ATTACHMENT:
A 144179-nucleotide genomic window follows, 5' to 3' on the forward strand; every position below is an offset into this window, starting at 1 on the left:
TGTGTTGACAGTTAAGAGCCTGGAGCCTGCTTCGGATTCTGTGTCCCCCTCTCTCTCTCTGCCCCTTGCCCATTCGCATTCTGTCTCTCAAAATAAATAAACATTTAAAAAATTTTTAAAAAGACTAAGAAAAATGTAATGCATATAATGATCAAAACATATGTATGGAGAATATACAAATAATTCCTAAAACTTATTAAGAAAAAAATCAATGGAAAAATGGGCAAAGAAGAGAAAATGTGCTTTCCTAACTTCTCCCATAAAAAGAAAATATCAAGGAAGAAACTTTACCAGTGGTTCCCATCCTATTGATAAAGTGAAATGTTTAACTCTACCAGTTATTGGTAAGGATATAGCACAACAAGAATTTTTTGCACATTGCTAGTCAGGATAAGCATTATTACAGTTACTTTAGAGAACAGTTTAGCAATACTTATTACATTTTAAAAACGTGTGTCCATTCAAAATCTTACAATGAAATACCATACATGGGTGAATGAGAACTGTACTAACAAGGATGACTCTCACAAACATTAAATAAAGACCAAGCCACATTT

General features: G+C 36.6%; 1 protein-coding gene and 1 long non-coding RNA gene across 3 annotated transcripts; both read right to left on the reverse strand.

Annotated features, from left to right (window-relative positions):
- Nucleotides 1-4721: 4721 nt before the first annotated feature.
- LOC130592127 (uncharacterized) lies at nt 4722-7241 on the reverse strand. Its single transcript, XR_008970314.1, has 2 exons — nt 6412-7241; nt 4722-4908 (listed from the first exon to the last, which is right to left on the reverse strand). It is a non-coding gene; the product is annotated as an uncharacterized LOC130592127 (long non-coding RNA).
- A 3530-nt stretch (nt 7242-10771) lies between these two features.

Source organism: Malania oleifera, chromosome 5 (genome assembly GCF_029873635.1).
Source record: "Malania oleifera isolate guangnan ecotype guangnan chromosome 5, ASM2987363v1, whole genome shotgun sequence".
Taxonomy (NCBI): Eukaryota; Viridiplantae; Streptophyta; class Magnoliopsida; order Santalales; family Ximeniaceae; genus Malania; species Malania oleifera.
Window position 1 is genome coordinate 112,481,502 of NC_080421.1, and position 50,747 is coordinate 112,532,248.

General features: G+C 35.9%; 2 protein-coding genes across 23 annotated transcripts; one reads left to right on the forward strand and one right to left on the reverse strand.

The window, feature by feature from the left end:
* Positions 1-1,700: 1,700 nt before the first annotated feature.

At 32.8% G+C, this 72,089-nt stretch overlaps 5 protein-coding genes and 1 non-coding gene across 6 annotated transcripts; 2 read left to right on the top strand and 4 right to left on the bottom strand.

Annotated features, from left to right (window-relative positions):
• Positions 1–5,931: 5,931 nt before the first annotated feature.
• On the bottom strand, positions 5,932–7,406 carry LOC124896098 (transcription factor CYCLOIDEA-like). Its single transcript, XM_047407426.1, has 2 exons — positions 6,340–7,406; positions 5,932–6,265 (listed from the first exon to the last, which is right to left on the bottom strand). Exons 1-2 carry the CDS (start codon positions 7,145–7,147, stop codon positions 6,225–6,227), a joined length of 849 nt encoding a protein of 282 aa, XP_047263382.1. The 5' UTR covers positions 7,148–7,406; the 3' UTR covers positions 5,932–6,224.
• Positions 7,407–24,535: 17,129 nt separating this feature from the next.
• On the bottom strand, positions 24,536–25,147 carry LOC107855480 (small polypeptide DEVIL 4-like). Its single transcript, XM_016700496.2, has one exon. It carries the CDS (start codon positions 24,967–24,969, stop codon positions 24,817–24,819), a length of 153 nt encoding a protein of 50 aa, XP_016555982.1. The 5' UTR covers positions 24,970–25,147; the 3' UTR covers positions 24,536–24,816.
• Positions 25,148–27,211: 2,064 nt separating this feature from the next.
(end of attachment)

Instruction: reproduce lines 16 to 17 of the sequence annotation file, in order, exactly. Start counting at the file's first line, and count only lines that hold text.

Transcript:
Annotated features, from left to right (window-relative positions):
• Positions 1–5,931: 5,931 nt before the first annotated feature.